The Fall and Rise of Voice

As a growth strategy for the telecom industry, focusing investment on mobility and data services while withdrawing it from wireline voice is doomed to fail. The rise of Twitter, Facebook and texting teens does not change the fact that people still depend on voice for the vast majority of their communication needs. And a single phone model for communication makes as much as sense as a single shoe model for footwear.

The future of the telecom industry lies not in mobility or data services but in leveraging voice as the best means of conveying “social energy.” The notion of social energy — aka human connection — was emphasized in John Bowlby’s attachment theory circa 1940 and again in Abraham Maslow’s theory of a hierarchy of needs, from 1943. Bowlby argued that human connection is not optional, while Maslow ranked human connection as No. 3 out of five basic needs motivating human behavior. But while the pursuit of social energy drives the growth of Twitter, Facebook and the as-yet unknown next big thing in communication, it also serves to make even the presently problematic voice industry a multitrillion-dollar global business.

And although President Obama suffers the same mediocre voice quality in conversations with world leaders as teens planning their social agenda do, even a standard telephone call represents the next best thing to being there relative to text or non real-time options. The question is not whether existing uses of the telephone might benefit from voice quality improvements, which, by definition, consist of only those activities one can accomplish in spite of the limitations. The question is whether the implementation of high-definition voice and other changes might make the telephone useful in contexts that presently require getting together in person. Orange’s announced plans to offer HD voice in 2010 as a competitive tool against O2 in the UK will provide an opportunity to put this question to the test.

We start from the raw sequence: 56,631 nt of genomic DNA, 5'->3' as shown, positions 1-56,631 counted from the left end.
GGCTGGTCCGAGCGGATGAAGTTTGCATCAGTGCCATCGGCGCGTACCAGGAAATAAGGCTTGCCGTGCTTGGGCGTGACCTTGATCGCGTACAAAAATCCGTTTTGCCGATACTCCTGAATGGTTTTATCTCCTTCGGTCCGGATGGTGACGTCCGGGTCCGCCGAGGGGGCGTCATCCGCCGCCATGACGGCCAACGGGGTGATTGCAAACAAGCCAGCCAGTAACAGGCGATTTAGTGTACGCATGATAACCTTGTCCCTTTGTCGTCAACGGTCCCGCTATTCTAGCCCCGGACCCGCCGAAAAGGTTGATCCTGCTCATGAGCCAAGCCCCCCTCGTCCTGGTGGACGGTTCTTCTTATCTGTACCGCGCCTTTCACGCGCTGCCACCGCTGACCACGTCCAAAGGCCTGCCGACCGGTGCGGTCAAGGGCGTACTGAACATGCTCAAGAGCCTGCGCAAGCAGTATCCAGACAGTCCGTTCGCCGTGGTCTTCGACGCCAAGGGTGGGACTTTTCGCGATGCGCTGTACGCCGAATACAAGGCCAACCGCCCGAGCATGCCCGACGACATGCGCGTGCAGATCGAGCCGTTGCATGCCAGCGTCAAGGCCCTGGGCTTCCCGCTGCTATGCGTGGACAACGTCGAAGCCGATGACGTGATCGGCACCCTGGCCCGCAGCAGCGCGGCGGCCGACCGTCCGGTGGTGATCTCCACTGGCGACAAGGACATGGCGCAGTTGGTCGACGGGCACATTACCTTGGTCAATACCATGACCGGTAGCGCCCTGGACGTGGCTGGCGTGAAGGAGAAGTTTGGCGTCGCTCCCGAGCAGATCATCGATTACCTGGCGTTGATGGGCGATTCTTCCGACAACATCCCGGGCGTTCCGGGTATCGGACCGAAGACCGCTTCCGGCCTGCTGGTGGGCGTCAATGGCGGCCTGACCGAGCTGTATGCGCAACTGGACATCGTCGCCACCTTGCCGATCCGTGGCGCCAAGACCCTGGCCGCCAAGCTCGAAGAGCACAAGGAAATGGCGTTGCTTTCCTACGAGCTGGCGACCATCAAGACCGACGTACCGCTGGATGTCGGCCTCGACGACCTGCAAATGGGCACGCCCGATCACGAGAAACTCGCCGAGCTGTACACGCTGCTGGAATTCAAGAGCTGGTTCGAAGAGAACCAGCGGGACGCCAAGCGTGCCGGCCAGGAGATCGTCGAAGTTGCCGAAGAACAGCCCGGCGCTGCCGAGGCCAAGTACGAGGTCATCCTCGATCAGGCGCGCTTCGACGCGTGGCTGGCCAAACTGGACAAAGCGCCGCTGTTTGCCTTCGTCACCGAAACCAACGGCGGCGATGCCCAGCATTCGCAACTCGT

Indeed, the notion of social energy provides a ready road map for telco innovation. To that end, FWD, where I am CEO, has launched a VoIP trial dubbed Nova which leverages HD (G.722)-capable SIP end points to create the communication equivalent of a web site. Indeed, the declining demand for voice services make clear the need to create more compelling voice offers, but the notion of a telephone company without voice is like a music industry without music.

In-post image courtesy of Flickr user garryknight; thumbnail image of user Don Fulano.